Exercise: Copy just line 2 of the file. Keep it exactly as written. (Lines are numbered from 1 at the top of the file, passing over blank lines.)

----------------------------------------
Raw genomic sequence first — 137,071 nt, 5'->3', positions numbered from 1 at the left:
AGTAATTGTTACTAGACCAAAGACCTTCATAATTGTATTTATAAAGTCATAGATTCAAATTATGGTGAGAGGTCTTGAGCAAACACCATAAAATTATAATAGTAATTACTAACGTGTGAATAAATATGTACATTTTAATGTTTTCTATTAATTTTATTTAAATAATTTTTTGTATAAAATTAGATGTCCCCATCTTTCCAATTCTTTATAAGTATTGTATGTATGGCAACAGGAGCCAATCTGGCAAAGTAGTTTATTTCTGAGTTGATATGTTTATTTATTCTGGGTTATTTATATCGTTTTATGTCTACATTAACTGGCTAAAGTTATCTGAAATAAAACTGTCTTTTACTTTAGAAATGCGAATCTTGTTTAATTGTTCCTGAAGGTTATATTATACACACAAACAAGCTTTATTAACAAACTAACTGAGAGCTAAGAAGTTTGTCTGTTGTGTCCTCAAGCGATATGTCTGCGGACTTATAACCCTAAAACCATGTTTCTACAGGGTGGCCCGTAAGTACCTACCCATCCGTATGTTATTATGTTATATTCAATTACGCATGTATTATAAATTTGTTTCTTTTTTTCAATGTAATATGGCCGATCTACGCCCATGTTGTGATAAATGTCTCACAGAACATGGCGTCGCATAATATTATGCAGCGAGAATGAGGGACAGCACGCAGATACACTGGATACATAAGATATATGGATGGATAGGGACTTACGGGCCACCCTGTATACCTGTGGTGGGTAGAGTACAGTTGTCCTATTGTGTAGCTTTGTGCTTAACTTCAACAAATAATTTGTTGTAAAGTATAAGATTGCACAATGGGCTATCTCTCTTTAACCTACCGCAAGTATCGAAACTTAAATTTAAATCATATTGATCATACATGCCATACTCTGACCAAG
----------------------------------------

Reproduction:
AGTAATTGTTACTAGACCAAAGACCTTCATAATTGTATTTATAAAGTCATAGATTCAAATTATGGTGAGAGGTCTTGAGCAAACACCATAAAATTATAATAGTAATTACTAACGTGTGAATAAATATGTACATTTTAATGTTTTCTATTAATTTTATTTAAATAATTTTTTGTATAAAATTAGATGTCCCCATCTTTCCAATTCTTTATAAGTATTGTATGTATGGCAACAGGAGCCAATCTGGCAAAGTAGTTTATTTCTGAGTTGATATGTTTATTTATTCTGGGTTATTTATATCGTTTTATGTCTACATTAACTGGCTAAAGTTATCTGAAATAAAACTGTCTTTTACTTTAGAAATGCGAATCTTGTTTAATTGTTCCTGAAGGTTATATTATACACACAAACAAGCTTTATTAACAAACTAACTGAGAGCTAAGAAGTTTGTCTGTTGTGTCCTCAAGCGATATGTCTGCGGACTTATAACCCTAAAACCATGTTTCTACAGGGTGGCCCGTAAGTACCTACCCATCCGTATGTTATTATGTTATATTCAATTACGCATGTATTATAAATTTGTTTCTTTTTTTCAATGTAATATGGCCGATCTACGCCCATGTTGTGATAAATGTCTCACAGAACATGGCGTCGCATAATATTATGCAGCGAGAATGAGGGACAGCACGCAGATACACTGGATACATAAGATATATGGATGGATAGGGACTTACGGGCCACCCTGTATACCTGTGGTGGGTAGAGTACAGTTGTCCTATTGTGTAGCTTTGTGCTTAACTTCAACAAATAATTTGTTGTAAAGTATAAGATTGCACAATGGGCTATCTCTCTTTAACCTACCGCAAGTATCGAAACTTAAATTTAAATCATATTGATCATACATGCCATACTCTGACCAAG